‘Walking in her shoes’ – Bishop of Reading shares burden of Ethiopian women

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The Bishop of Reading Andrew Proud will be donned his sandals and hoisted a bundle of firewood as he walked through the shopping centre of Reading in the shoes of Ethiopian women living in poverty ahead of this year’s Christian Aid Week (May 10-16, 2015).

Bishop Andrew is joining Christian Aid in asking the British public to support women living in poverty around the world who are discriminated against from birth as part of Britain’s longest running house to house fundraising week.

Four times a week, in a remote corner of Ethiopia, Loko Jarso makes a back-breaking eight-hour trip to gather wood. With only thin flip-flops to protect her feet from thorns and rocks it’s a task she dreads, but she steels herself to do it because if she doesn’t her children will starve. To earn enough money to feed her children one small meal a day, she needs wood to sell.

Women and girls from Loko’s community are expected to fetch and carry wood and water to provide for their family. Denied a good education and the respect of their community, women are trapped in a life of poverty.

The Bishop of Reading Andrew Proud, formerly the Bishop of Ethiopia and the Horn of Africa is putting on his flip-flops and ‘walking in Loko’s shoes’ through the streets of Reading to raise awareness of the difficulties many women face. He says:“All over Ethiopia, I’ve seen women just like Loko, collecting firewood to carry into the nearest town, to take to market, where they sell it to buy lentils and maybe a few onions to feed their family.

“They walk for hours each day, carrying their burdens in bare feet or flip flops made of car tyres. It is back-breaking work and these women often only live until their early forties.

“Anything we can do together to provide them with a different way, a better way to feed their families and to live longer has to be good. Please give generously, so Christian Aid can help them change their lives.”

Discrimination against women is one of the greatest injustices of our time and the statistics speak for themselves.  Globally, less than 20 per cent of landholders are women[i] and women do twice as much unpaid work as men[ii].

In many countries girls are treated like second-class citizens while boys are provided with opportunities for an education, work, food and even decision making at the expense of their sisters.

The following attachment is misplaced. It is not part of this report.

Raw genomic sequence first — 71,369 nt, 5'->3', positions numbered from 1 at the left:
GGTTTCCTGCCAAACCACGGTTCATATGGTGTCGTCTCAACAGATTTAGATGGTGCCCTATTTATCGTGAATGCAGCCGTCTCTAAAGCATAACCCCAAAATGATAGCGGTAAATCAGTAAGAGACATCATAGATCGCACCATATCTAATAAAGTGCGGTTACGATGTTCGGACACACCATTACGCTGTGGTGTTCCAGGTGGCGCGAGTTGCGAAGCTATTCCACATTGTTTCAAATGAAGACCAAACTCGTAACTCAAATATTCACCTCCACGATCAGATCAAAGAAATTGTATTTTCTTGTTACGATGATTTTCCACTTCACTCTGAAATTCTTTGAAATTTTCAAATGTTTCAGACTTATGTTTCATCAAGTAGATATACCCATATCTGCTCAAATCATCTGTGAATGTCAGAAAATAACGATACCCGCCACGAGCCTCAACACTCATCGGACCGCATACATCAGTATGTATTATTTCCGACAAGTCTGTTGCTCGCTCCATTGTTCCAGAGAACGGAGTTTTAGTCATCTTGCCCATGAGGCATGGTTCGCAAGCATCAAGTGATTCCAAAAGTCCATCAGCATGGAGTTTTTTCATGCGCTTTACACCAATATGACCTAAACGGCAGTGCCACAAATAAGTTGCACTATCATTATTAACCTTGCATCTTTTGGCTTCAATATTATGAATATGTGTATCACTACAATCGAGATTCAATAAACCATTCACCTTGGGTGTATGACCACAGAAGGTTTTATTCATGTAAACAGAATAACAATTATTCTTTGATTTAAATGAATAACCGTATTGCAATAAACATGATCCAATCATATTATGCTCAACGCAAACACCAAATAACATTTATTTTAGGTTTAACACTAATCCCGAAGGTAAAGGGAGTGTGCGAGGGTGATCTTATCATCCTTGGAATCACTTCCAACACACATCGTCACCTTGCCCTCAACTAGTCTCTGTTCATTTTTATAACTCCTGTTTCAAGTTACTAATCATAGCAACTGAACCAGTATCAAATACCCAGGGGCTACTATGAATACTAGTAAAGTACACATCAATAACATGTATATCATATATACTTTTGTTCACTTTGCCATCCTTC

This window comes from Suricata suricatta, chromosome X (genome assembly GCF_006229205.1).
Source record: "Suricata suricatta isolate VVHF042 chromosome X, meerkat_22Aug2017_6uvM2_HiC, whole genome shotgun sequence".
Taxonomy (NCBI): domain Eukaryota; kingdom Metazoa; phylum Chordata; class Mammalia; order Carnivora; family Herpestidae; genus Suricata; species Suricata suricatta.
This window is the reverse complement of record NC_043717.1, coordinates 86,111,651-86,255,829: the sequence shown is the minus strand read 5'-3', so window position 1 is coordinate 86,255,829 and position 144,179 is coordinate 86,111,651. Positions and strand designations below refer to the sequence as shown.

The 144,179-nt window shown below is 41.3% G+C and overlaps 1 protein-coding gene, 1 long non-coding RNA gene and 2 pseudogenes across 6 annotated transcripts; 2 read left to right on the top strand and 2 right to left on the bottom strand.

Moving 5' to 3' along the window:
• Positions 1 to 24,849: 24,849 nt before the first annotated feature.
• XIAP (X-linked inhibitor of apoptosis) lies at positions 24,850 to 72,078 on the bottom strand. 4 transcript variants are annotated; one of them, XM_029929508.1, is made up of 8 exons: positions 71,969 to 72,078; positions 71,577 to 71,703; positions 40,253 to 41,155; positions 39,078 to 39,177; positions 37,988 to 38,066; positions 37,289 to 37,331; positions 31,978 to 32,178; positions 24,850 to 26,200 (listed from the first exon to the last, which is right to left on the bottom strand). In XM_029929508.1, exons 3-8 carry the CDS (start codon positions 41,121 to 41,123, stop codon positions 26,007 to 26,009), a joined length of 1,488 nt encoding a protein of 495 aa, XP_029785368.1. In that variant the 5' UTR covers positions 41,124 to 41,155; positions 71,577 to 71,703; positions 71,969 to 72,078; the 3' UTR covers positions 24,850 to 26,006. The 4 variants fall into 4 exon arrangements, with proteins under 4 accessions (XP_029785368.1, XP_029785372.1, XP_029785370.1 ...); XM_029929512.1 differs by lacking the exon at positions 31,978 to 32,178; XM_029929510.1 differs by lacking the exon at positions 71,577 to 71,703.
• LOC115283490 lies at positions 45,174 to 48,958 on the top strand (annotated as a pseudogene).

Almost as soon as girls are strong enough to walk many can spend hours fetching water and doing household chores.  Often forced into early marriages, they can also face the dangers of giving birth before their young bodies are ready.  Deprived of an education, later in life women have to rely on men for their financial security, with any hope of following their own dreams dashed, leaving them vulnerable to deprivation and violence.

Christian Aid believes this has to change – for the sake of everyone; for the sake of women, men, girls, boys, communities and societies warped by such an extreme imbalance of power.

In Ethiopia Christian Aid partner HUNDEE works with both women and men in poor rural communities to challenge violence against women and harmful traditional practices, such as child marriage and female genital mutilation (FGM), to bring about lasting change and ensure women can live in dignity and are treated with respect.

HUNDEE encourages men to get more involved with household tasks, including looking after their children, and consult their wives about the decisions that affect them.

They also provide the poorest women in rural  communities with livestock, raising their status within society, because  when they have a cow they have a voice in community decision making, as well as a means to earn a living.

Loretta Minghella, Chief Executive of Christian Aid said: “We cannot end world poverty without addressing the fundamental issue of discrimination against women and girls.  The unequal distribution of power and opportunities between the sexes is at the heart of poverty, and we are working with both men and women in communities around the world to bring about change. We are working with partners like HUNDEE to break down the barriers and root out the injustices that hold women back, and give them a chance to stand on their own two feet.”

You can help to change the lives of women in places like Ethiopia this Christian Aid Week by donating online at www.caweek.org  calling 08080 006 006, or texting ‘WEEK to 78866 to give £5.


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